(Adds comment, comparison with Royal Mail, Japan Post)
By Francesca Landini
Oct 27 (Reuters) – Shares in Poste Italiane pared initial modest gains to trade flat on their debut on the Milan stock exchange on Tuesday after the government sold a minority stake in an initial public offering.
Prime Minister Matteo Renzi’s government is keen for the stock to perform well and reward investors as it prepares to list more state-owned companies next year in an effort to cut debt and reform Italy’s hidebound economy.
At 0920 GMT, Poste Italiane, Italy’s national post office, was trading at 6.75 euros, the final price IPO set by the treasury, and in line with a flat Italy’s main stock index.
“We have seen a bit of profit taking on the stock, but you have to wait until the end of the first day of trading to have a clear view,” a Milan-based trader said.
The muted start of Poste Italiane compares with a 38 percent rise recorded by shares in Royal Mail on their debut two years ago, in a move that triggered a fierce debate on whether the British group had been priced too low.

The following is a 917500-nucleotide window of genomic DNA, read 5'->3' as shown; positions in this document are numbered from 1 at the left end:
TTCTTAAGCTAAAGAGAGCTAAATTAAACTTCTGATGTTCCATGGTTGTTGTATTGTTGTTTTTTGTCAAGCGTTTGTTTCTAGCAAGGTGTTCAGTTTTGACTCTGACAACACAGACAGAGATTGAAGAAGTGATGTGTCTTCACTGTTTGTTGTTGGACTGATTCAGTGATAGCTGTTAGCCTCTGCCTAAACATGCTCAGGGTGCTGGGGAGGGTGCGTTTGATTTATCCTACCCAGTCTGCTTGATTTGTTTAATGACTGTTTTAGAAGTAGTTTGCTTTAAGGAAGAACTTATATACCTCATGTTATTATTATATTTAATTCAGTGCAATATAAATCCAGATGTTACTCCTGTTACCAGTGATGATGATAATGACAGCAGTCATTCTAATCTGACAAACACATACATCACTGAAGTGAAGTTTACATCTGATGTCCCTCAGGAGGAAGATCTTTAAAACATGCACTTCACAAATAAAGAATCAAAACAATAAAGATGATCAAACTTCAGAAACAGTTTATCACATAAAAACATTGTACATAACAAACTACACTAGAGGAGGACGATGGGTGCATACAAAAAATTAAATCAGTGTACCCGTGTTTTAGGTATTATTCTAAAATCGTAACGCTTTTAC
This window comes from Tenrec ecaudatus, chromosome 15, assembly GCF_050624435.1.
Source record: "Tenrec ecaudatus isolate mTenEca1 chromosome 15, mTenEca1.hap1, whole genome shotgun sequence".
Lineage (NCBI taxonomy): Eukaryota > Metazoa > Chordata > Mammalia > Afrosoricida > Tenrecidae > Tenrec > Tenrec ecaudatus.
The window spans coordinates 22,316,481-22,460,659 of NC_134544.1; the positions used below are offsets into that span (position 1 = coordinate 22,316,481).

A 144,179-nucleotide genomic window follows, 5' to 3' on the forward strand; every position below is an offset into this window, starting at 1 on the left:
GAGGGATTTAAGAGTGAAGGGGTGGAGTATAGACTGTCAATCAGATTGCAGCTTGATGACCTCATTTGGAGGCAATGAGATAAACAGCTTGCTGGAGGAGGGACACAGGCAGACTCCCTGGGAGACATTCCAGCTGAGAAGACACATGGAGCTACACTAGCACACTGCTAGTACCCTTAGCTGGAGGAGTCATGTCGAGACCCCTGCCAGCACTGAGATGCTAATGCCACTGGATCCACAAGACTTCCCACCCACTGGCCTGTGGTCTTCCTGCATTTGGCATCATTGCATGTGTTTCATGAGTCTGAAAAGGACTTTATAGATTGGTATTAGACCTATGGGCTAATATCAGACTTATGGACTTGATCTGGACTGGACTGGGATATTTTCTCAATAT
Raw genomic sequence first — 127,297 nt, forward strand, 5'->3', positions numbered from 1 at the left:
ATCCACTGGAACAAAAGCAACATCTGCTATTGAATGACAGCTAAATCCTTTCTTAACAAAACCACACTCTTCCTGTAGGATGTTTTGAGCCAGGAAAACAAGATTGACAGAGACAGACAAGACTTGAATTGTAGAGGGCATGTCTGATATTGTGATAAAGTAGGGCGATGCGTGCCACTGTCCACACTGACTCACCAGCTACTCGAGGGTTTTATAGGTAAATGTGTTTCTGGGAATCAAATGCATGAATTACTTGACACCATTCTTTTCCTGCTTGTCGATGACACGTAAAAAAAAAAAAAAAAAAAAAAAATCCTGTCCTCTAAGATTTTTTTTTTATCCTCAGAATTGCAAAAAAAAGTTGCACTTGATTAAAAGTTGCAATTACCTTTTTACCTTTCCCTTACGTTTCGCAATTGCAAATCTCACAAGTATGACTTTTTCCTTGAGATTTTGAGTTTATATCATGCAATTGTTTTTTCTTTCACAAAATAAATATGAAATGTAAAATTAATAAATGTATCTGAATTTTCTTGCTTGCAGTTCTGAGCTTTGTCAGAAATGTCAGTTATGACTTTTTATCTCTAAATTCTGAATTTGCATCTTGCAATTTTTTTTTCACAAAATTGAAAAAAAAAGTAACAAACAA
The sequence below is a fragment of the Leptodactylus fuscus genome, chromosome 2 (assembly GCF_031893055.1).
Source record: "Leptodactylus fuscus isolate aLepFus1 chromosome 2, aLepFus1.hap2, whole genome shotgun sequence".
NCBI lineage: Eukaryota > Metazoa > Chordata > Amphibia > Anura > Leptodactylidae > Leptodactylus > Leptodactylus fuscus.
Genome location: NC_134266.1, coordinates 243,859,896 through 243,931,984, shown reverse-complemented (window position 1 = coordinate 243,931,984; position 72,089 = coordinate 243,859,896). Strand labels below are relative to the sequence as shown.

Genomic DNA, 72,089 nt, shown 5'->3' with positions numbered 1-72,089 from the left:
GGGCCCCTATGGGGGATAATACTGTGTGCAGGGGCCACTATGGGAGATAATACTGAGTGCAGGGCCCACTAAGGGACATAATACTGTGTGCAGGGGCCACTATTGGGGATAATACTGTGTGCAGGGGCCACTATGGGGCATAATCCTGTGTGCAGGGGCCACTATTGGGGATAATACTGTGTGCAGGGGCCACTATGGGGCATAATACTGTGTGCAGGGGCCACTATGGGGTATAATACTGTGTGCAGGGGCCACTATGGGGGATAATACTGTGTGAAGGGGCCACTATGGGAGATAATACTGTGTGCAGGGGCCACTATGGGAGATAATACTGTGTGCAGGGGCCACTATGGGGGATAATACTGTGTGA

The disposal of up to 38 percent in Poste was Italy’s biggest state sale in a decade and will allow the Treasury to pocket up to 3.4 billion euros to trim its public debt.
The Treasury priced Poste’s stock at the mid-point of an initial price range of between 6.0 and 7.5 euros a share, in a move to ensure an attractive return on investment in the group, analysts and bankers said.
“At the current price, Poste has a dividend yield of nearly 5 percent. This was one of the reasons why investors bought into the group” said Stefania Godoli, head of Equity Capital Markets at UniCredit, one of the global coordinator of the deal.
U.S. and British investors were also interested in the deal since it gave them an opportunity to bet on the economic recovery expected in the euro zone third-largest economy, Godoli said.
The flotation puts under market scrutiny the 153-year-old giant that last year derived 85 percent of its 28.5 billion euro revenues from financial and insurance businesses. Its loss-making mail and parcel division accounted for only 15 percent.
In another closely-watched privatisation, Japan Post will list its bank, insurance and parent divisions separately in a triple IPO on Nov. 4.
Intesa SanPaolo, Bank of America-Merrill Lynch, Citigroup and Mediobanca were global coordinators for the share sale of Poste Italiane together with UniCredit. Credit Suisse, Goldman Sachs, JP Morgan, Morgan Stanley and UBS acted as book runners. (Additional reporting by Valentina Za and Elisa Anzolin; Editing by Crispian Balmer)